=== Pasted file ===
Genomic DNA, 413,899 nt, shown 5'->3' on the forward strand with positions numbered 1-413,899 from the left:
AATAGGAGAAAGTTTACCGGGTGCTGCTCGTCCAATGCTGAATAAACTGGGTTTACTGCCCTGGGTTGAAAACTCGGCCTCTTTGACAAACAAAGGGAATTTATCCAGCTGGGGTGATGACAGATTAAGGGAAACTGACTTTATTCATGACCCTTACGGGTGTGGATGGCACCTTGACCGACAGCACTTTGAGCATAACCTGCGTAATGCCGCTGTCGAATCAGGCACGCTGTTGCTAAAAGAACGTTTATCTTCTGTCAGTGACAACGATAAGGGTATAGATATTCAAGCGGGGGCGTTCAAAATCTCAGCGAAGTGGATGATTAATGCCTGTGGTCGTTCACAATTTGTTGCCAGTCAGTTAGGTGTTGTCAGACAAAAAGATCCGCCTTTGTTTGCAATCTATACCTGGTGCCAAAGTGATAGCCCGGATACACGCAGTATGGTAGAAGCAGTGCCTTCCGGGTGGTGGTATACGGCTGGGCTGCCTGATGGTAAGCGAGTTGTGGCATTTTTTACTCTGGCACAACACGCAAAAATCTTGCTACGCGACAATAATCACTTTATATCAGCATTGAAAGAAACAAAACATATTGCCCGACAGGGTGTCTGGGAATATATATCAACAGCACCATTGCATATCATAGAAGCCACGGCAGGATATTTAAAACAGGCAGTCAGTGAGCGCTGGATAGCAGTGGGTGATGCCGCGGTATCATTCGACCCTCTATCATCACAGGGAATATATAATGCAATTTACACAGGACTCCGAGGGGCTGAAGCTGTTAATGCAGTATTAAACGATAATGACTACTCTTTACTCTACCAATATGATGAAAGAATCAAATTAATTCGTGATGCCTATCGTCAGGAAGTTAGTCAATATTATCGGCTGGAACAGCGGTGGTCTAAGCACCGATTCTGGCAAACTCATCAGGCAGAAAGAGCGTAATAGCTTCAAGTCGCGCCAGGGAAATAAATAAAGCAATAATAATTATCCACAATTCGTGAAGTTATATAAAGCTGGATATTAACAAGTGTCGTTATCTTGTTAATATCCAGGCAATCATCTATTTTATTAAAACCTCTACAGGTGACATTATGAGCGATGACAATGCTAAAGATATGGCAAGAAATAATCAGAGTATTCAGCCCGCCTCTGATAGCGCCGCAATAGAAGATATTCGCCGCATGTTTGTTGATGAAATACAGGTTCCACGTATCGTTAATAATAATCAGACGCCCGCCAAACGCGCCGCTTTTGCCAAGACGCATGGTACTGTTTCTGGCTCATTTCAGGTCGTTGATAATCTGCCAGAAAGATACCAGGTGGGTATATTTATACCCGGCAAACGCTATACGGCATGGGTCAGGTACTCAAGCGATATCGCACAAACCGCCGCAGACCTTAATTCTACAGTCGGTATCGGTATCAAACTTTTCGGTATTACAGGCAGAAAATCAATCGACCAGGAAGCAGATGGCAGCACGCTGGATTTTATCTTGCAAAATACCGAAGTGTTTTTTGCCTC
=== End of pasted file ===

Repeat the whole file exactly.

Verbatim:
Genomic DNA, 413,899 nt, shown 5'->3' on the forward strand with positions numbered 1-413,899 from the left:
AATAGGAGAAAGTTTACCGGGTGCTGCTCGTCCAATGCTGAATAAACTGGGTTTACTGCCCTGGGTTGAAAACTCGGCCTCTTTGACAAACAAAGGGAATTTATCCAGCTGGGGTGATGACAGATTAAGGGAAACTGACTTTATTCATGACCCTTACGGGTGTGGATGGCACCTTGACCGACAGCACTTTGAGCATAACCTGCGTAATGCCGCTGTCGAATCAGGCACGCTGTTGCTAAAAGAACGTTTATCTTCTGTCAGTGACAACGATAAGGGTATAGATATTCAAGCGGGGGCGTTCAAAATCTCAGCGAAGTGGATGATTAATGCCTGTGGTCGTTCACAATTTGTTGCCAGTCAGTTAGGTGTTGTCAGACAAAAAGATCCGCCTTTGTTTGCAATCTATACCTGGTGCCAAAGTGATAGCCCGGATACACGCAGTATGGTAGAAGCAGTGCCTTCCGGGTGGTGGTATACGGCTGGGCTGCCTGATGGTAAGCGAGTTGTGGCATTTTTTACTCTGGCACAACACGCAAAAATCTTGCTACGCGACAATAATCACTTTATATCAGCATTGAAAGAAACAAAACATATTGCCCGACAGGGTGTCTGGGAATATATATCAACAGCACCATTGCATATCATAGAAGCCACGGCAGGATATTTAAAACAGGCAGTCAGTGAGCGCTGGATAGCAGTGGGTGATGCCGCGGTATCATTCGACCCTCTATCATCACAGGGAATATATAATGCAATTTACACAGGACTCCGAGGGGCTGAAGCTGTTAATGCAGTATTAAACGATAATGACTACTCTTTACTCTACCAATATGATGAAAGAATCAAATTAATTCGTGATGCCTATCGTCAGGAAGTTAGTCAATATTATCGGCTGGAACAGCGGTGGTCTAAGCACCGATTCTGGCAAACTCATCAGGCAGAAAGAGCGTAATAGCTTCAAGTCGCGCCAGGGAAATAAATAAAGCAATAATAATTATCCACAATTCGTGAAGTTATATAAAGCTGGATATTAACAAGTGTCGTTATCTTGTTAATATCCAGGCAATCATCTATTTTATTAAAACCTCTACAGGTGACATTATGAGCGATGACAATGCTAAAGATATGGCAAGAAATAATCAGAGTATTCAGCCCGCCTCTGATAGCGCCGCAATAGAAGATATTCGCCGCATGTTTGTTGATGAAATACAGGTTCCACGTATCGTTAATAATAATCAGACGCCCGCCAAACGCGCCGCTTTTGCCAAGACGCATGGTACTGTTTCTGGCTCATTTCAGGTCGTTGATAATCTGCCAGAAAGATACCAGGTGGGTATATTTATACCCGGCAAACGCTATACGGCATGGGTCAGGTACTCAAGCGATATCGCACAAACCGCCGCAGACCTTAATTCTACAGTCGGTATCGGTATCAAACTTTTCGGTATTACAGGCAGAAAATCAATCGACCAGGAAGCAGATGGCAGCACGCTGGATTTTATCTTGCAAAATACCGAAGTGTTTTTTGCCTC